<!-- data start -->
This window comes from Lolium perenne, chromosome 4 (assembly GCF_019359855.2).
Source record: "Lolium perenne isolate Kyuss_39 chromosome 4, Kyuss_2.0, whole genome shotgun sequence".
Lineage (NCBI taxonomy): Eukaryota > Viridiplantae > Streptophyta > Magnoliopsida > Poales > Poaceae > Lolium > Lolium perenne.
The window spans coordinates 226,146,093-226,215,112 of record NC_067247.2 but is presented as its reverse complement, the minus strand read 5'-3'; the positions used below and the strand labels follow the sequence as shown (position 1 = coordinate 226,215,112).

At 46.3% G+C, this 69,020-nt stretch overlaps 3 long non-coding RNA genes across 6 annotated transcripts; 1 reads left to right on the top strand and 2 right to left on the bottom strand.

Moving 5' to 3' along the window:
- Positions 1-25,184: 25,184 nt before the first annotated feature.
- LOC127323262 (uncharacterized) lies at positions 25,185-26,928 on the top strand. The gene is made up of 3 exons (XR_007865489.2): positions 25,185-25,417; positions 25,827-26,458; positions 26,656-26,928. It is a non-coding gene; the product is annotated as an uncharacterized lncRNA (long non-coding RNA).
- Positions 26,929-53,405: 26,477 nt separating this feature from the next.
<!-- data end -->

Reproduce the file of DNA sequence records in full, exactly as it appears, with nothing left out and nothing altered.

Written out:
This window comes from Lolium perenne, chromosome 4 (assembly GCF_019359855.2).
Source record: "Lolium perenne isolate Kyuss_39 chromosome 4, Kyuss_2.0, whole genome shotgun sequence".
Lineage (NCBI taxonomy): Eukaryota > Viridiplantae > Streptophyta > Magnoliopsida > Poales > Poaceae > Lolium > Lolium perenne.
The window spans coordinates 226,146,093-226,215,112 of record NC_067247.2 but is presented as its reverse complement, the minus strand read 5'-3'; the positions used below and the strand labels follow the sequence as shown (position 1 = coordinate 226,215,112).

At 46.3% G+C, this 69,020-nt stretch overlaps 3 long non-coding RNA genes across 6 annotated transcripts; 1 reads left to right on the top strand and 2 right to left on the bottom strand.

Moving 5' to 3' along the window:
- Positions 1-25,184: 25,184 nt before the first annotated feature.
- LOC127323262 (uncharacterized) lies at positions 25,185-26,928 on the top strand. The gene is made up of 3 exons (XR_007865489.2): positions 25,185-25,417; positions 25,827-26,458; positions 26,656-26,928. It is a non-coding gene; the product is annotated as an uncharacterized lncRNA (long non-coding RNA).
- Positions 26,929-53,405: 26,477 nt separating this feature from the next.